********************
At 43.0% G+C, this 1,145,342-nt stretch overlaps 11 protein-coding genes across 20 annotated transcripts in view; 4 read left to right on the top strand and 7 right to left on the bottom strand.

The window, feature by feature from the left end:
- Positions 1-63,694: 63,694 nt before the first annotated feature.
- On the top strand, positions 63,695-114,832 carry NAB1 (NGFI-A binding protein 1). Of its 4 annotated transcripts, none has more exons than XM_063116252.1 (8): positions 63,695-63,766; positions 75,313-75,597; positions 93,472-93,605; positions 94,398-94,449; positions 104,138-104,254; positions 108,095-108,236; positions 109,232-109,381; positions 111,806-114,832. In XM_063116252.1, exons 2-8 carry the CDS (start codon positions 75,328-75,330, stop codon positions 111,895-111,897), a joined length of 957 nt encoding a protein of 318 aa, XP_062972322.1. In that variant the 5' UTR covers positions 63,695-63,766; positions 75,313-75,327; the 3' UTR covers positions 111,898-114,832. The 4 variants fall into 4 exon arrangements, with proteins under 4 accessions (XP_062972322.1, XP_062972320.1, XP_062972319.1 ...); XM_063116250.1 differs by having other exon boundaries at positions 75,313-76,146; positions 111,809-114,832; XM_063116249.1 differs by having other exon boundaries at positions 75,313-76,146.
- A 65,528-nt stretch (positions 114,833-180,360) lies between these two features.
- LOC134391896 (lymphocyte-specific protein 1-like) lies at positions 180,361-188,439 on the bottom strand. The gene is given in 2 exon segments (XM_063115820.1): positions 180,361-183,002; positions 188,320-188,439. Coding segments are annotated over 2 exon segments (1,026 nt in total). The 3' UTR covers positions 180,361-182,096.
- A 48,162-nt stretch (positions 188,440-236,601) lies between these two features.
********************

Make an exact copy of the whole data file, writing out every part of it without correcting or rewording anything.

At 43.0% G+C, this 1,145,342-nt stretch overlaps 11 protein-coding genes across 20 annotated transcripts in view; 4 read left to right on the top strand and 7 right to left on the bottom strand.

The window, feature by feature from the left end:
- Positions 1-63,694: 63,694 nt before the first annotated feature.
- On the top strand, positions 63,695-114,832 carry NAB1 (NGFI-A binding protein 1). Of its 4 annotated transcripts, none has more exons than XM_063116252.1 (8): positions 63,695-63,766; positions 75,313-75,597; positions 93,472-93,605; positions 94,398-94,449; positions 104,138-104,254; positions 108,095-108,236; positions 109,232-109,381; positions 111,806-114,832. In XM_063116252.1, exons 2-8 carry the CDS (start codon positions 75,328-75,330, stop codon positions 111,895-111,897), a joined length of 957 nt encoding a protein of 318 aa, XP_062972322.1. In that variant the 5' UTR covers positions 63,695-63,766; positions 75,313-75,327; the 3' UTR covers positions 111,898-114,832. The 4 variants fall into 4 exon arrangements, with proteins under 4 accessions (XP_062972322.1, XP_062972320.1, XP_062972319.1 ...); XM_063116250.1 differs by having other exon boundaries at positions 75,313-76,146; positions 111,809-114,832; XM_063116249.1 differs by having other exon boundaries at positions 75,313-76,146.
- A 65,528-nt stretch (positions 114,833-180,360) lies between these two features.
- LOC134391896 (lymphocyte-specific protein 1-like) lies at positions 180,361-188,439 on the bottom strand. The gene is given in 2 exon segments (XM_063115820.1): positions 180,361-183,002; positions 188,320-188,439. Coding segments are annotated over 2 exon segments (1,026 nt in total). The 3' UTR covers positions 180,361-182,096.
- A 48,162-nt stretch (positions 188,440-236,601) lies between these two features.